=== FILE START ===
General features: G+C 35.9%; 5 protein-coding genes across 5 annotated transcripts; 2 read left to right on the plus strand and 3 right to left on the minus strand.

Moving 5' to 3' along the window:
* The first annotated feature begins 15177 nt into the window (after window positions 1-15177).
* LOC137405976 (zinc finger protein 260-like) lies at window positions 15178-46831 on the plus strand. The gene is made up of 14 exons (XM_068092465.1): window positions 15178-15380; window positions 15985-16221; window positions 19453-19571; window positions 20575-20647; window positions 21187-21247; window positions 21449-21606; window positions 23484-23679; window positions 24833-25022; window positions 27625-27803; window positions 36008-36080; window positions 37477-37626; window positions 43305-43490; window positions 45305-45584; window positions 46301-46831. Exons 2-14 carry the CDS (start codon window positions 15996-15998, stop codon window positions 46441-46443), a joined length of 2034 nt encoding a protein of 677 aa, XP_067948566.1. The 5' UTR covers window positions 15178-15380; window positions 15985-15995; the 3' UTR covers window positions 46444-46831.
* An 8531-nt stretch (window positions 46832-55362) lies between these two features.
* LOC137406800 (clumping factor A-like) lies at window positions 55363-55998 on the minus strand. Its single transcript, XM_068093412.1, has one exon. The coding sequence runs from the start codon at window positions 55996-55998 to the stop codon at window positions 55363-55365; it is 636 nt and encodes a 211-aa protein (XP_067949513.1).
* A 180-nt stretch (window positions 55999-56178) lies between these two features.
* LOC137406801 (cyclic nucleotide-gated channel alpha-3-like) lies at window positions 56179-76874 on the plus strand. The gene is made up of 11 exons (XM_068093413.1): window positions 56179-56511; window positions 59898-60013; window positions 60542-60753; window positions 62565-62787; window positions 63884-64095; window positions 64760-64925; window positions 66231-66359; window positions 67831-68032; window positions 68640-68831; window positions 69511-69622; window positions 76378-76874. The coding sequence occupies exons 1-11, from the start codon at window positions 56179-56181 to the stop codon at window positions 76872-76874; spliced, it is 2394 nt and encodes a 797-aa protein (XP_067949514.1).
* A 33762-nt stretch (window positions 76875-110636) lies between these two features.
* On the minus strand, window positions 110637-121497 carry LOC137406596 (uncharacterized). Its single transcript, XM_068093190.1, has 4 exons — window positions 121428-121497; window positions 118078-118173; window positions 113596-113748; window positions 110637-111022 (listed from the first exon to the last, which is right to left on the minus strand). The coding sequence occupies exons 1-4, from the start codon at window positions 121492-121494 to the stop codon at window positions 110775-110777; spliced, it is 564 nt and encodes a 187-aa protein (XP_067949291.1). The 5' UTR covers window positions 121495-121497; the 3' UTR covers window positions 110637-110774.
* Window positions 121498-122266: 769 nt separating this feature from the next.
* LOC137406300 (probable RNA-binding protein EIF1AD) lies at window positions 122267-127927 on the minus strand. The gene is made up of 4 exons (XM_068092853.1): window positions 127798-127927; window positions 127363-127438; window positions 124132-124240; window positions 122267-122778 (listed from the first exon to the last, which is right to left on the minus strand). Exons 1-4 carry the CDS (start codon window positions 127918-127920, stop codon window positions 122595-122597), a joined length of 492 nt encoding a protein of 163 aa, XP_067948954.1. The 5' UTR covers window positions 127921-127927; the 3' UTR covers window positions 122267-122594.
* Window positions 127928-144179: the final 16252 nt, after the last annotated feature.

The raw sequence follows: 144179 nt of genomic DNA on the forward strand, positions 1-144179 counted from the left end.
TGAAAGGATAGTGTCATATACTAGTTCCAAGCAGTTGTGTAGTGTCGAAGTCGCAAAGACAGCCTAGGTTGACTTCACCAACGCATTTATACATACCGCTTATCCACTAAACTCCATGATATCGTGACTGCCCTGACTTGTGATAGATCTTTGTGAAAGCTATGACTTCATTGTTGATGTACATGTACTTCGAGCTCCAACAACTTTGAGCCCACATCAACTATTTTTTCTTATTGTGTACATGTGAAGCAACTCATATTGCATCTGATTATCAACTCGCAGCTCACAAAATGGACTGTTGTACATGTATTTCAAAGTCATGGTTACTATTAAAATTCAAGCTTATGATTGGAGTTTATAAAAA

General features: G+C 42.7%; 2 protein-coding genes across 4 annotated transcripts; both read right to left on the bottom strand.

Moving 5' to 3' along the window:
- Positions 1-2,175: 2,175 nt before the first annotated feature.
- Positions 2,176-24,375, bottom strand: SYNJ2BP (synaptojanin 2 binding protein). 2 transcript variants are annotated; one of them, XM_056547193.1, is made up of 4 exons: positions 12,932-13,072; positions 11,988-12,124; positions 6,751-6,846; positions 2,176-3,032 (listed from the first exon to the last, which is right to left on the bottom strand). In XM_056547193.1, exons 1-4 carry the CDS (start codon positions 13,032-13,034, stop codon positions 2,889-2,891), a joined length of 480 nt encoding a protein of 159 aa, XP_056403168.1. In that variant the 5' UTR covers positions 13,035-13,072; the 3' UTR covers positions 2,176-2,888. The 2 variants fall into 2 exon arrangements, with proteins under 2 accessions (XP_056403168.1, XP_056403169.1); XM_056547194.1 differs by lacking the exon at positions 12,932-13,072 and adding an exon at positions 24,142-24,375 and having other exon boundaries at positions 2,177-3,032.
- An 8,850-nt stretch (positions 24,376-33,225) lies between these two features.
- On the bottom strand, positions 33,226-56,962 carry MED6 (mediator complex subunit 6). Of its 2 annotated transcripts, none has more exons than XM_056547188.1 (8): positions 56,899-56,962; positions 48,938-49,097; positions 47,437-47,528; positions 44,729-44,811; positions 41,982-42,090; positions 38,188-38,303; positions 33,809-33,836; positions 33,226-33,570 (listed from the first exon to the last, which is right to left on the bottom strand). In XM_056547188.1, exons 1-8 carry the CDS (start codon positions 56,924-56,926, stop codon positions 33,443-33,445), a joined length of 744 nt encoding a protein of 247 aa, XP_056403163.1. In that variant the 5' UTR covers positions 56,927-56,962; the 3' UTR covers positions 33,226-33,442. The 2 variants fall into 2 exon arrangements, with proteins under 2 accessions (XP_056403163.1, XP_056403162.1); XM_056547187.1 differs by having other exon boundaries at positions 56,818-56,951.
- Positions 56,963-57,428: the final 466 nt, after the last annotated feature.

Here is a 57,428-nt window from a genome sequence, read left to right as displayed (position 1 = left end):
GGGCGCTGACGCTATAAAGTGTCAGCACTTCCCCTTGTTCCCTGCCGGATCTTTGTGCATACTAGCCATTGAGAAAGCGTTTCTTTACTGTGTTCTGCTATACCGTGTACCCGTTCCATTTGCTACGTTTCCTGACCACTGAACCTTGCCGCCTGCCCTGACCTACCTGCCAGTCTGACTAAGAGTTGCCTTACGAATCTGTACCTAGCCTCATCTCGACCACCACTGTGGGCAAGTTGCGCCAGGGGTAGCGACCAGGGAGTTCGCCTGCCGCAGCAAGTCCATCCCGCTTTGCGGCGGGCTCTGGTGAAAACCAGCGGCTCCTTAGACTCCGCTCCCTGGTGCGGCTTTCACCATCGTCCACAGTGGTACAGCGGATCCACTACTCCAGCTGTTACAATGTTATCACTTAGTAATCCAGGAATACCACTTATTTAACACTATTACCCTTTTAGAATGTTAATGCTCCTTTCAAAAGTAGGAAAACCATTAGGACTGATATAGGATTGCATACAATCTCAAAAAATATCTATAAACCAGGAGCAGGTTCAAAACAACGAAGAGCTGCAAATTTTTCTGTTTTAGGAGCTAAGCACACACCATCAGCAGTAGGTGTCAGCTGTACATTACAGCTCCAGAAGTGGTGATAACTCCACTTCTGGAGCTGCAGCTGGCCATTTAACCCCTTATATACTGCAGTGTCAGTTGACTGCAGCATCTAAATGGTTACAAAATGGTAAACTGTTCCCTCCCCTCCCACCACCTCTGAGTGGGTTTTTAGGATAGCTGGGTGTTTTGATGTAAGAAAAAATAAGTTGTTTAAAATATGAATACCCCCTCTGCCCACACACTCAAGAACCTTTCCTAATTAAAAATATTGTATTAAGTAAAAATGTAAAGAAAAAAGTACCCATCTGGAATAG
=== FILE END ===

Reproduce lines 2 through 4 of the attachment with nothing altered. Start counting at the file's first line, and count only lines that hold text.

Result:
Moving 5' to 3' along the window:
* The first annotated feature begins 15177 nt into the window (after window positions 1-15177).
* LOC137405976 (zinc finger protein 260-like) lies at window positions 15178-46831 on the plus strand. The gene is made up of 14 exons (XM_068092465.1): window positions 15178-15380; window positions 15985-16221; window positions 19453-19571; window positions 20575-20647; window positions 21187-21247; window positions 21449-21606; window positions 23484-23679; window positions 24833-25022; window positions 27625-27803; window positions 36008-36080; window positions 37477-37626; window positions 43305-43490; window positions 45305-45584; window positions 46301-46831. Exons 2-14 carry the CDS (start codon window positions 15996-15998, stop codon window positions 46441-46443), a joined length of 2034 nt encoding a protein of 677 aa, XP_067948566.1. The 5' UTR covers window positions 15178-15380; window positions 15985-15995; the 3' UTR covers window positions 46444-46831.